The Sunday Express account – headlined “The spies in Theresa May’s bedroom: Prime Minister warned over Chinese snoopers at G20” – can be read here. For another good account , click here.

For those of us who know East Asia (I covered the region from a base in Tokyo for 27 years), the interesting thing is not so much that, in their blackmail efforts, Chinese spooks now deploy no-holds-barred stratagems. Rather it is that Western intelligence agencies haven’t long ago raise the alarm.

After all, blackmail has always been a routine lever of power throughout the region. Sexual blackmail generally works on Westerners.

Other forms of blackmail are also possible. As I have recounted in several books, the standard form used by East Asian governments on their own people is a technique best described as selective enforcement. Regulations are written strictly but — in most cases — are enforced laxly. Officials, however, reserve the right to tighten up enforcement on anyone who displeases them. The classic manifestation of selective enforcement is in tax policy. For a rising businessman, it is understood that certain forms of tax evasion are fair game and are rarely if ever challenged. Indeed if a businessman wants to keep up with the competition, it is imperative to take full advantage of evasion opportunities. But if, having grown wealthy, he decided to use his money to promote a cause considered undesirable by top officials — say, the promotion of genuine Western-style democracy — retribution would be fast and effective. All the authorities need do is take a closer look at his tax books. A stiff jail term would soon follow.

There is no way of knowing the full extent to which Western influence in East Asia has been frustrated by blackmail and similar dirty tricks. What we do know is that both Western corporations and Western governmental institutions have a long and ostensibly mysterious history of spinelessness in the region.

Perhaps the most interesting aspect of this story is its London provenance. Why haven’t we had similarly frank warnings from Washington? At a guess, several factors are involved, but one surely is American-style political correctness. British officials have far fewer inhibitions about criticizing the less salubrious aspects of Chinese political culture.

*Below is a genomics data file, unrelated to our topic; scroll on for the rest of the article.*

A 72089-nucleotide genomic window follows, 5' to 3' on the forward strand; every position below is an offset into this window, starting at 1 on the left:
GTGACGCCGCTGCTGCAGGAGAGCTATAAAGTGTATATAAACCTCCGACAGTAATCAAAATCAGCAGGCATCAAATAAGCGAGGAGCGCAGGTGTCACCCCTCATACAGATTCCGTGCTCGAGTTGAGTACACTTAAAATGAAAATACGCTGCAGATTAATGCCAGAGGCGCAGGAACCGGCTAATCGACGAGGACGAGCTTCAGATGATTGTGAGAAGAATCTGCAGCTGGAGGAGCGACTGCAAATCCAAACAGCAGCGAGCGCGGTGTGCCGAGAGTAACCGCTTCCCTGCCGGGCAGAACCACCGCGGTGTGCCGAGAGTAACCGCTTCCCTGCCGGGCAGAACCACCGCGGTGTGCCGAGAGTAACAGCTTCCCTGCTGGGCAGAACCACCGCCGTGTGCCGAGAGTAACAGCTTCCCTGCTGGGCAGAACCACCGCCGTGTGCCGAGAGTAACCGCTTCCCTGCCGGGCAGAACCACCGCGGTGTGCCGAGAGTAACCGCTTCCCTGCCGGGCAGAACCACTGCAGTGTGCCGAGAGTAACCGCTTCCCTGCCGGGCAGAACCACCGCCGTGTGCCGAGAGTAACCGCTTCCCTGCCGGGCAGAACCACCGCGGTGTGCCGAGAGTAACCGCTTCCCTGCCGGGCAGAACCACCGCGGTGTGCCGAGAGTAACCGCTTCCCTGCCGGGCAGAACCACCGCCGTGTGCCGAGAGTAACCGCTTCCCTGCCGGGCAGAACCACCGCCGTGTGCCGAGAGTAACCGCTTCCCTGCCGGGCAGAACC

From reading between the lines, it would appear that the decision to plant this story may have come from Theresa May herself. If so, it is another indication that she is demonstrating a new streak of pluck in facing down East Asian pressures. What we do know is that she has already slammed the brakes on a proposed nuclear power deal with China that seemed likely to compromise British national security.

All in all, May seems to be a considerable improvement on her too-clever-by-half predecessor David Cameron. In fact it may not be overstating it to suggest that she may be a new Iron Lady in the making – and, in contrast with the late-phase Margaret Thatcher, an Iron Lady whose feet seem likely to remain planted firmly on the ground.

• Category: Foreign Policy • Tags: China 
Here’s the Smoking Gun

Is Donald Trump really as stupid as the press seems to think? And if not, how do we explain the press’s version of countless Trumpian controversies lately?

Take, for instance, the Kovaleski affair. According to a recent Bloomberg survey, no controversy has proven more costly to Trump.

The episode began when, in substantiating his erstwhile widely ridiculed allegation that Arabs in New Jersey had publicly celebrated the Twin Towers attacks, Trump unearthed a 2001 newspaper account in which law enforcement authorities were stated to have detained “a number of people who were allegedly seen celebrating the attacks and holding tailgate-style parties on rooftops while they watched the devastation on the other side of the river.” This seemed to settle the matter. But the report’s author, Serge Kovaleski, demurred. Trump’s talk of “thousands” of Arabs, he alleged, was an exaggeration.

Trump fired back. Flailing his arms wildly in an impersonation of an embarrassed, backtracking reporter, he implied that Kovaleski had bowed to political correctness.

So far, so normal for this election cycle. But it turned out that Kovaleski is no ordinary Trump-dissing media liberal. He suffers from arthrogryposis, a malady in which the joints are malformed.

For Trump’s critics, this was manna from heaven. Instead of merely accusing the New York real estate magnate of exaggerating a minor, if disturbing, sideshow in U.S.-Arab relations, they could now arraign him on the vastly more damaging charge of mocking a disabled person.

Trump pleaded that he hadn’t known Kovaleski was handicapped. This was undermined, however, when it emerged that in the 1980s the two had not only met but Kovaleski had even interviewed Trump in Trump Tower. Trump was reduced to pleading a fading memory, something that those of us of a certain age can sympathize with, but, of course, it didn’t wash with Trump’s accusers.

In responding directly to the charge of mocking a disabled person, Trump commented: “I would never do that. Number one, I have a good heart; number two, I’m a smart person.” Setting aside point one (although to the press’s chagrin, many of Trump’s acquaintances have testified that a streak of considerable private generosity underlies his tough-guy public image), it is hard to see how anyone can question point two. Even if he really is the sort of unspeakable buffoon who might mock someone’s disability, he surely has enough political smarts to know that there is no profit in doing so in a public forum.